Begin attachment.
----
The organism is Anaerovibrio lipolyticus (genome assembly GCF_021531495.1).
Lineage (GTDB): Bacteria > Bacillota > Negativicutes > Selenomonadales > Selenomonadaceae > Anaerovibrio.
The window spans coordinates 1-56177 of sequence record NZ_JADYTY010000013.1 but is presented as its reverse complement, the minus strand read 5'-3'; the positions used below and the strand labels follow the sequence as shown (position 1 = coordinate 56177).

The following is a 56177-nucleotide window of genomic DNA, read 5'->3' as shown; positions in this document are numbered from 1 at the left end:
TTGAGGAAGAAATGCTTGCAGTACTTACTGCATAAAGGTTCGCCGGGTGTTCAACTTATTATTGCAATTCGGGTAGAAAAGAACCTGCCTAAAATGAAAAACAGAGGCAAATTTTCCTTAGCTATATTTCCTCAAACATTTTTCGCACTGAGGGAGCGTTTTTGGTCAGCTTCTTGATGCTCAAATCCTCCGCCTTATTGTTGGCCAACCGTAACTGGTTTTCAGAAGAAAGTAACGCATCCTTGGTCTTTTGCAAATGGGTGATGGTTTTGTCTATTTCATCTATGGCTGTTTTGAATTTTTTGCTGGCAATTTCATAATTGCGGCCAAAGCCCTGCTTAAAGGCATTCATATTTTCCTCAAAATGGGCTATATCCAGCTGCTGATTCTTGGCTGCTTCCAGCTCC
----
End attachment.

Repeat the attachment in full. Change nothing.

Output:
The organism is Anaerovibrio lipolyticus (genome assembly GCF_021531495.1).
Lineage (GTDB): Bacteria > Bacillota > Negativicutes > Selenomonadales > Selenomonadaceae > Anaerovibrio.
The window spans coordinates 1-56177 of sequence record NZ_JADYTY010000013.1 but is presented as its reverse complement, the minus strand read 5'-3'; the positions used below and the strand labels follow the sequence as shown (position 1 = coordinate 56177).

The following is a 56177-nucleotide window of genomic DNA, read 5'->3' as shown; positions in this document are numbered from 1 at the left end:
TTGAGGAAGAAATGCTTGCAGTACTTACTGCATAAAGGTTCGCCGGGTGTTCAACTTATTATTGCAATTCGGGTAGAAAAGAACCTGCCTAAAATGAAAAACAGAGGCAAATTTTCCTTAGCTATATTTCCTCAAACATTTTTCGCACTGAGGGAGCGTTTTTGGTCAGCTTCTTGATGCTCAAATCCTCCGCCTTATTGTTGGCCAACCGTAACTGGTTTTCAGAAGAAAGTAACGCATCCTTGGTCTTTTGCAAATGGGTGATGGTTTTGTCTATTTCATCTATGGCTGTTTTGAATTTTTTGCTGGCAATTTCATAATTGCGGCCAAAGCCCTGCTTAAAGGCATTCATATTTTCCTCAAAATGGGCTATATCCAGCTGCTGATTCTTGGCTGCTTCCAGCTCC